Menhir de Kerloas


Megalith Route

Come and measure yourself against the highest menhir in the world! Iroise boasts 300 menhirs, dolmens and a cairn, all inherited from the Neolithic period, when the first farmers wanted to mark their territory and anchor their beliefs. Questions remain as to the function of these monuments, but legends fill in the mystery!

Allée couverte Guilliguy
Ludivine Méneur


Guilliguy covered walkway

On the heights of Portsall

Built over 5,000 years ago, this funerary monument housed collective burials. Its side entrance makes it a rare monument, andits location on the heights at the top of the Pointe du Guilliguy is certainly no coincidence! Excavations have revealed the presence of a microlith-cutting workshopas far back as the Mesolithic period (6,000 BC) .


Carn Island cairn


At low tide in Ploudalmézeau, you can travel back in time across the foreshore to 4,000 BC. The cairn on Carn Island is surprisingly well-preserved, despite the changing environment and rising sea levels that have separated it from the mainland. This funerary monument encloses three corridor dolmens with corbelled vaults. According to legend, it was here that a cruel horse-eared king lived! An exceptional place to discover.

Cairn Carn


However sturdy they may be, megaliths are fragile. Climbing on them can cause them to loosen. To preserve them as our ancestors imagined them, just admire them, touch them with your fingertips, and engrave these moments in your memory, not on the stone.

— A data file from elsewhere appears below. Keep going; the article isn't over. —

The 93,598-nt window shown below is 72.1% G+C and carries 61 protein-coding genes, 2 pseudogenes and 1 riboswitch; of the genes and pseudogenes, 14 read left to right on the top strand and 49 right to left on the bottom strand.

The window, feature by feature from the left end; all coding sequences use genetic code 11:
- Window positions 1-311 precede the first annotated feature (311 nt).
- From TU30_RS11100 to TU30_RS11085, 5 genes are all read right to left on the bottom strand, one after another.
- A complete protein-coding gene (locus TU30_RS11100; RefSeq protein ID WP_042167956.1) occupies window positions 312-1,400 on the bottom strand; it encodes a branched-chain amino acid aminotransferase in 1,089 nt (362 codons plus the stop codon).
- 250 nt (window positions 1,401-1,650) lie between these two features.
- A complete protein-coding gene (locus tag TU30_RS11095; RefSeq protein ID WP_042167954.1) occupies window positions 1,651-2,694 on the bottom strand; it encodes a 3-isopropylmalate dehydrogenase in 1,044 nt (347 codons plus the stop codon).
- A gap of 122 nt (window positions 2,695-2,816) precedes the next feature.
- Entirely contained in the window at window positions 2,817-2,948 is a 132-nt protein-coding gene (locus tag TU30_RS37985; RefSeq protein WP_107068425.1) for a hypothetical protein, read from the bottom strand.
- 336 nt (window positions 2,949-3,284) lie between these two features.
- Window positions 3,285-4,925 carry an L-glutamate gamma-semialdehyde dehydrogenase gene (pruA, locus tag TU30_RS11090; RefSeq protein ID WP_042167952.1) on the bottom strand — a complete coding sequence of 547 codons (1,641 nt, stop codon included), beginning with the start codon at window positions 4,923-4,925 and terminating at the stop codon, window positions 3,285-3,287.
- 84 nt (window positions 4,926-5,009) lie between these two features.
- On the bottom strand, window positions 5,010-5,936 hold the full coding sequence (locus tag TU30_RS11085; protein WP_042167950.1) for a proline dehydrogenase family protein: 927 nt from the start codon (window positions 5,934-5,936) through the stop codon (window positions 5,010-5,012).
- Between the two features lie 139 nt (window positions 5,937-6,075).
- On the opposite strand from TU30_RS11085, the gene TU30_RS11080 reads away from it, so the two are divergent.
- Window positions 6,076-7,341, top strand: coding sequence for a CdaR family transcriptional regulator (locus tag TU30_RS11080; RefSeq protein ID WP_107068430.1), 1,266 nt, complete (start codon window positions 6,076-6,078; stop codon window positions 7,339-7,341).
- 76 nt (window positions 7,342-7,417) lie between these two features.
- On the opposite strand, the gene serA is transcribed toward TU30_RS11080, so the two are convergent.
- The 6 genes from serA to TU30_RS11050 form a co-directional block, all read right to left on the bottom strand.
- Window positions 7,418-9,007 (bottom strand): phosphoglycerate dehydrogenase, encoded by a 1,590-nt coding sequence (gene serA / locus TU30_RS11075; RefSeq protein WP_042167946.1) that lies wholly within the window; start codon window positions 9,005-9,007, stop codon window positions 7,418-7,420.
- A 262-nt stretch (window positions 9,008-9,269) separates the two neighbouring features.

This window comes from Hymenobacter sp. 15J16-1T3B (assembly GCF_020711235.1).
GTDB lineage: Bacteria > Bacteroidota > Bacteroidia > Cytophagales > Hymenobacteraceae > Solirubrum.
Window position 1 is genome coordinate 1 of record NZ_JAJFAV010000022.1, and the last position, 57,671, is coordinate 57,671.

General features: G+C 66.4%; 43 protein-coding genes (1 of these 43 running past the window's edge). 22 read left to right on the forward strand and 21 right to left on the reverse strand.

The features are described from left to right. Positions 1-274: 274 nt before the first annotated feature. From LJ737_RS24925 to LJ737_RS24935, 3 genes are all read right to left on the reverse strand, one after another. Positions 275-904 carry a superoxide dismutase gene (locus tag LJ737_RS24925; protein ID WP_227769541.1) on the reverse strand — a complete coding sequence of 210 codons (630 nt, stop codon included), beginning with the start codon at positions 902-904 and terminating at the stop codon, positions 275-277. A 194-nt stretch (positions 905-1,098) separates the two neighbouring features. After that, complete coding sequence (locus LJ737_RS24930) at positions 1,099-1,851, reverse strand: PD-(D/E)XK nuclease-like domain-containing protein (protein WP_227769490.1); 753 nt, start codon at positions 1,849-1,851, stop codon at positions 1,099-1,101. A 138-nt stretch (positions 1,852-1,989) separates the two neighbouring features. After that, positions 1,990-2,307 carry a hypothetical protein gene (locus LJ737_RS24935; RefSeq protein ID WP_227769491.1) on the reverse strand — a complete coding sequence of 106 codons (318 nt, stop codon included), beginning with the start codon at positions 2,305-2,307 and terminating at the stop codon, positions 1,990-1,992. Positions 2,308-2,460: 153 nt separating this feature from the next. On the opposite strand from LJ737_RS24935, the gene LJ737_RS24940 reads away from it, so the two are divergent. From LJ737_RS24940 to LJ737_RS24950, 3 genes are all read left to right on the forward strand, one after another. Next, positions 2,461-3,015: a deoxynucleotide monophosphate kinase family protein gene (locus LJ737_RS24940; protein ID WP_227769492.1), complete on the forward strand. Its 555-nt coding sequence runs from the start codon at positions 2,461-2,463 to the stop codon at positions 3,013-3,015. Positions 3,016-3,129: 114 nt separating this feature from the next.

Dolmen Saint Gonvel


The Saint-Gonvel sand dolmen

Near the chapel

On the way to the Saint-Gonvel chapel, a small path on the left leads you to the Argenton dolmen, which stands out at the top of a cypress-lined mound. It is covered by a slab measuring 3.70 m by 2.30 m, and is partly covered by sand. You can sit beside it in silence, listening to the perpetual rolling of the waves.




The Île Melon dolmen

A precious witness to the past

Connected to the mainland at low tide, the small island of Melon will leave you with an unforgettable memory. Here you'll discover a large granite quarry, abandoned after years of hard work when Aber Ildut granite was highly prized. In the center of the island, the dolmen stands tall and sturdy among the wild flowers, despite the winds and tides.

Dolmen Melon
Menhirs of Kergadiou


The menhirs of Kergadiou

or the witch's menhirs

Legend has it that the standing menhir was stolen from a witch in Scotland. Enraged, she tried to knock it down by throwing a second menhir, but her throw proved too short by around 60 metres.


The Kerloas menhir

Europe's tallest menhir

Standing on the heights of the Pays d'Iroise, the Kerloas menhir measures 9m50, making it the tallest standing menhir in Europe! Made of Aber Ildut granite, it features cupules and bas-reliefs that once held a meaning. Until the 19th century, newlyweds would rub against the protuberances at the base of the menhir in the hope of a long and happy union.

Menhir de Kerloas


The Kereven menhir

A dismantled alignment

This orange-coloured quartz menhir is the last vestige of two alignments of standing stones that once led to Pointe Saint-Mathieu. Around 60 menhirs were counted by an archaeologist in 1912, before they were destroyed during the land consolidation project. The Kereven menhir, encircled by a tree that seems to want to protect it, is a survivor.

Menhir de Kereven

To find out more...

Megaliths of the Pays d'Iroise

Practical guide

Use this practical guide to organize your visit.